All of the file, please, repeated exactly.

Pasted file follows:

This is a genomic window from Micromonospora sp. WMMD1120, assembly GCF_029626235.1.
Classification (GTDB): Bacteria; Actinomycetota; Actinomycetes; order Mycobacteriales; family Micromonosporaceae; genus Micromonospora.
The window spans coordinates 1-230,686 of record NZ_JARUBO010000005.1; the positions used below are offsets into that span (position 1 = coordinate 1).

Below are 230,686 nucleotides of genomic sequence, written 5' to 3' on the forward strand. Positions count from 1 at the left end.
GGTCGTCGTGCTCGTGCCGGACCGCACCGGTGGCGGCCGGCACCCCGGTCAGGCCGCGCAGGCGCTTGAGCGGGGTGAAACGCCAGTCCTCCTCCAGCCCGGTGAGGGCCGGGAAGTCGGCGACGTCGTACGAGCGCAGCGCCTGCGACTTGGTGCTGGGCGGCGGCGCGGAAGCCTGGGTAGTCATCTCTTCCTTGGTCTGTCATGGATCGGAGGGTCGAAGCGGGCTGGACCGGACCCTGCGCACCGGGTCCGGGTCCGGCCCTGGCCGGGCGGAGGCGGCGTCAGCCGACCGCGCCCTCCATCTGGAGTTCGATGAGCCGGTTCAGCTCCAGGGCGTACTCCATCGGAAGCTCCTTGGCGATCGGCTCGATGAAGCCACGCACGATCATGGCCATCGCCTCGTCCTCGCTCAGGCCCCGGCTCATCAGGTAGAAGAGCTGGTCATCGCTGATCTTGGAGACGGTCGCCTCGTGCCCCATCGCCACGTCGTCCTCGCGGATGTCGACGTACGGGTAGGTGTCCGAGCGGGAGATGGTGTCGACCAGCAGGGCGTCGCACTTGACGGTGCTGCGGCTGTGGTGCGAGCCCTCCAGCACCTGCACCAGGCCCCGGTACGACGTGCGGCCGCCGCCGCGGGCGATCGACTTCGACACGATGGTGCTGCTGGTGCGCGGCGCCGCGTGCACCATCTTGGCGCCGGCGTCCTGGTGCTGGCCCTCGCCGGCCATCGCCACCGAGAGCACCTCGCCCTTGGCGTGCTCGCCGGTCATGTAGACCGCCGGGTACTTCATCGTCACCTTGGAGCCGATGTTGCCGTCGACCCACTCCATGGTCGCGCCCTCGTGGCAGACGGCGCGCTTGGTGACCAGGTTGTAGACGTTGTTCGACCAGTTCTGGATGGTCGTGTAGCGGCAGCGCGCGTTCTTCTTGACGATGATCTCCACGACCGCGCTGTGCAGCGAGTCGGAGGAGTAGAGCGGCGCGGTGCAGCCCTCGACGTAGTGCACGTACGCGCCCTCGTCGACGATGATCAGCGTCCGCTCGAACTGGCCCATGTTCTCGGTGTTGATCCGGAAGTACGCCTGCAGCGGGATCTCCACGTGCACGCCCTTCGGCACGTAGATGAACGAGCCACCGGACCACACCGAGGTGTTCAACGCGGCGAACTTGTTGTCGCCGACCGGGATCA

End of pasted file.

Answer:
This is a genomic window from Micromonospora sp. WMMD1120, assembly GCF_029626235.1.
Classification (GTDB): Bacteria; Actinomycetota; Actinomycetes; order Mycobacteriales; family Micromonosporaceae; genus Micromonospora.
The window spans coordinates 1-230,686 of record NZ_JARUBO010000005.1; the positions used below are offsets into that span (position 1 = coordinate 1).

Below are 230,686 nucleotides of genomic sequence, written 5' to 3' on the forward strand. Positions count from 1 at the left end.
GGTCGTCGTGCTCGTGCCGGACCGCACCGGTGGCGGCCGGCACCCCGGTCAGGCCGCGCAGGCGCTTGAGCGGGGTGAAACGCCAGTCCTCCTCCAGCCCGGTGAGGGCCGGGAAGTCGGCGACGTCGTACGAGCGCAGCGCCTGCGACTTGGTGCTGGGCGGCGGCGCGGAAGCCTGGGTAGTCATCTCTTCCTTGGTCTGTCATGGATCGGAGGGTCGAAGCGGGCTGGACCGGACCCTGCGCACCGGGTCCGGGTCCGGCCCTGGCCGGGCGGAGGCGGCGTCAGCCGACCGCGCCCTCCATCTGGAGTTCGATGAGCCGGTTCAGCTCCAGGGCGTACTCCATCGGAAGCTCCTTGGCGATCGGCTCGATGAAGCCACGCACGATCATGGCCATCGCCTCGTCCTCGCTCAGGCCCCGGCTCATCAGGTAGAAGAGCTGGTCATCGCTGATCTTGGAGACGGTCGCCTCGTGCCCCATCGCCACGTCGTCCTCGCGGATGTCGACGTACGGGTAGGTGTCCGAGCGGGAGATGGTGTCGACCAGCAGGGCGTCGCACTTGACGGTGCTGCGGCTGTGGTGCGAGCCCTCCAGCACCTGCACCAGGCCCCGGTACGACGTGCGGCCGCCGCCGCGGGCGATCGACTTCGACACGATGGTGCTGCTGGTGCGCGGCGCCGCGTGCACCATCTTGGCGCCGGCGTCCTGGTGCTGGCCCTCGCCGGCCATCGCCACCGAGAGCACCTCGCCCTTGGCGTGCTCGCCGGTCATGTAGACCGCCGGGTACTTCATCGTCACCTTGGAGCCGATGTTGCCGTCGACCCACTCCATGGTCGCGCCCTCGTGGCAGACGGCGCGCTTGGTGACCAGGTTGTAGACGTTGTTCGACCAGTTCTGGATGGTCGTGTAGCGGCAGCGCGCGTTCTTCTTGACGATGATCTCCACGACCGCGCTGTGCAGCGAGTCGGAGGAGTAGAGCGGCGCGGTGCAGCCCTCGACGTAGTGCACGTACGCGCCCTCGTCGACGATGATCAGCGTCCGCTCGAACTGGCCCATGTTCTCGGTGTTGATCCGGAAGTACGCCTGCAGCGGGATCTCCACGTGCACGCCCTTCGGCACGTAGATGAACGAGCCACCGGACCACACCGAGGTGTTCAACGCGGCGAACTTGTTGTCGCCGACCGGGATCA